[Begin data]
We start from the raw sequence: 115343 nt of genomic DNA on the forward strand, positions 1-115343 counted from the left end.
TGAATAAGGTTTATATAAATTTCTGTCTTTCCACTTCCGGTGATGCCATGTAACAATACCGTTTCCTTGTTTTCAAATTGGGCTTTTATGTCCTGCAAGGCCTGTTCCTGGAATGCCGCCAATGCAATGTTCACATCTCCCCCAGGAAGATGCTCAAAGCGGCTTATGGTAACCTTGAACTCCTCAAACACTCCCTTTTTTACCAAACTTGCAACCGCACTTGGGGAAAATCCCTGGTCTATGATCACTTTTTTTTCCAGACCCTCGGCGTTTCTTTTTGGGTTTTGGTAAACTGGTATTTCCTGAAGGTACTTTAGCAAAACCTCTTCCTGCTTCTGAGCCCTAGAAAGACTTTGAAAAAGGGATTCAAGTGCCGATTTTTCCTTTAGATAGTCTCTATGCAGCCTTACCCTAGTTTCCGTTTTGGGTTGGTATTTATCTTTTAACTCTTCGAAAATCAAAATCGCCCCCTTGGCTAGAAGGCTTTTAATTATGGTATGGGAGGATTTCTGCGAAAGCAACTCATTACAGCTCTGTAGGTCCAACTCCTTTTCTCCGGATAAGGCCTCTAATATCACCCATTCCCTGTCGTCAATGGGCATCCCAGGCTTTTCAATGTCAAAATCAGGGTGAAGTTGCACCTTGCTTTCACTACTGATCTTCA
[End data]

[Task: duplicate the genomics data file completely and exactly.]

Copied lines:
We start from the raw sequence: 115343 nt of genomic DNA on the forward strand, positions 1-115343 counted from the left end.
TGAATAAGGTTTATATAAATTTCTGTCTTTCCACTTCCGGTGATGCCATGTAACAATACCGTTTCCTTGTTTTCAAATTGGGCTTTTATGTCCTGCAAGGCCTGTTCCTGGAATGCCGCCAATGCAATGTTCACATCTCCCCCAGGAAGATGCTCAAAGCGGCTTATGGTAACCTTGAACTCCTCAAACACTCCCTTTTTTACCAAACTTGCAACCGCACTTGGGGAAAATCCCTGGTCTATGATCACTTTTTTTTCCAGACCCTCGGCGTTTCTTTTTGGGTTTTGGTAAACTGGTATTTCCTGAAGGTACTTTAGCAAAACCTCTTCCTGCTTCTGAGCCCTAGAAAGACTTTGAAAAAGGGATTCAAGTGCCGATTTTTCCTTTAGATAGTCTCTATGCAGCCTTACCCTAGTTTCCGTTTTGGGTTGGTATTTATCTTTTAACTCTTCGAAAATCAAAATCGCCCCCTTGGCTAGAAGGCTTTTAATTATGGTATGGGAGGATTTCTGCGAAAGCAACTCATTACAGCTCTGTAGGTCCAACTCCTTTTCTCCGGATAAGGCCTCTAATATCACCCATTCCCTGTCGTCAATGGGCATCCCAGGCTTTTCAATGTCAAAATCAGGGTGAAGTTGCACCTTGCTTTCACTACTGATCTTCA